Maddox’s recent What Lies Within Us exhibition, held in its Notting Hill outpost, was powered by artists such as Daniel Onguene and Jack Kabangu, found by searching on Instagram. The exhibition was curated as a platform for artists to create works which reflect their own personal and cultural identities, freed from traditional confines of gender, race, sexuality or geography, thus encouraging inclusivity. It gave voices to a new generation of artists. “I always knew I wanted to be an artist, but not how to be an artist,” says Dawn Okoro, who participated in the show.

Dawn Okoro

Many artists use social media to reveal the intimacies of their creative process. It’s the ideal way for a potential or existing collector to develop a dialogue with either an artist or a gallery, laying the foundations for long-term patronage. From Damien Hirst (@damienhirst, 926,000 followers) writing about the origins of his first Spot paintings or Takashi Murakami (@takashipom, 2.5 million followers) sharing videos of himself at work in his studio to rising stars such as Cooper (@iamcooper, 34,300 followers, featured in this issue), who photograph themselves with their work to give an idea of scale and perspective, social media lends further meaning to artists’ work.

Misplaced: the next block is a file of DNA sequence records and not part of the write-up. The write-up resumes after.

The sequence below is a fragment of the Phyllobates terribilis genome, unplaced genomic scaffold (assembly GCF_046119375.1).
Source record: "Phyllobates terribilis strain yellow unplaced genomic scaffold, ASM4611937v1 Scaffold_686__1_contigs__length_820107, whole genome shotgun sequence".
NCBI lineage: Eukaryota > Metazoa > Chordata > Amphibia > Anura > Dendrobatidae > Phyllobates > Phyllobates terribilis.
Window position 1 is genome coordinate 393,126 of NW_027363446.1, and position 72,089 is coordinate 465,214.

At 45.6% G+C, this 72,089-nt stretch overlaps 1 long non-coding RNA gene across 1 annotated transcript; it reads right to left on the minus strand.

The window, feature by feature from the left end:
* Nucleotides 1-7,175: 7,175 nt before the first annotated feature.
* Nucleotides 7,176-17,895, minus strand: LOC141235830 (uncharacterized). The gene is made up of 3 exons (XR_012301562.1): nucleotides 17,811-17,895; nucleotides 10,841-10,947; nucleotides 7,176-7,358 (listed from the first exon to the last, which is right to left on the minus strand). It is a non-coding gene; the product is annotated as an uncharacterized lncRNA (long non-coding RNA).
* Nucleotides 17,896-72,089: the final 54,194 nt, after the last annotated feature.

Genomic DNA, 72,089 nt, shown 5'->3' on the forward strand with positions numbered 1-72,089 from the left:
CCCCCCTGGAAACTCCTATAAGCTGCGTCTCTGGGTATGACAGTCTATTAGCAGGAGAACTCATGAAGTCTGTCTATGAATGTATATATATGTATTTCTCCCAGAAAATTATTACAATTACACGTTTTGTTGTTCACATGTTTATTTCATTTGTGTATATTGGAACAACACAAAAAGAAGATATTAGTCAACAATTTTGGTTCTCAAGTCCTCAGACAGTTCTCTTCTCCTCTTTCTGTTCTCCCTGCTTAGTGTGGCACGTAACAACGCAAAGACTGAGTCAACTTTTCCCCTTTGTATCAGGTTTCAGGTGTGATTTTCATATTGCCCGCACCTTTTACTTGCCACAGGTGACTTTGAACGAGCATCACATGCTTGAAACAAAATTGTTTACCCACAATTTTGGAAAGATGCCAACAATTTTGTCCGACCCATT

According to the Art+Tech Report 2021, for collectors aged 20 to 40, social media is almost as important as gallery or artist websites for staying informed or getting to know an artist they may not have previously been familiar with. New York-based Jerkface (@ incarceratedjerkfaces, 218,000 followers) and Banksy (@banksy, 11.1 million followers) are among the “popular artists who have proved they can increase their fame and engagement with collectors via social media while maintaining their anonymity,” says Maddox’s artistic director Maeve Doyle. The magic of social media is particularly significant when it comes to reaching a younger demographic: over the pandemic, almost three-quarters of online art buyers bought more than one artwork online, reported international specialist insurer Hiscox in 2021. According to Artsy’s Art Collecting 2021 report, next-generation collectors (those who started collecting in the past four years) prefer to discover new artists while scrolling on their phones.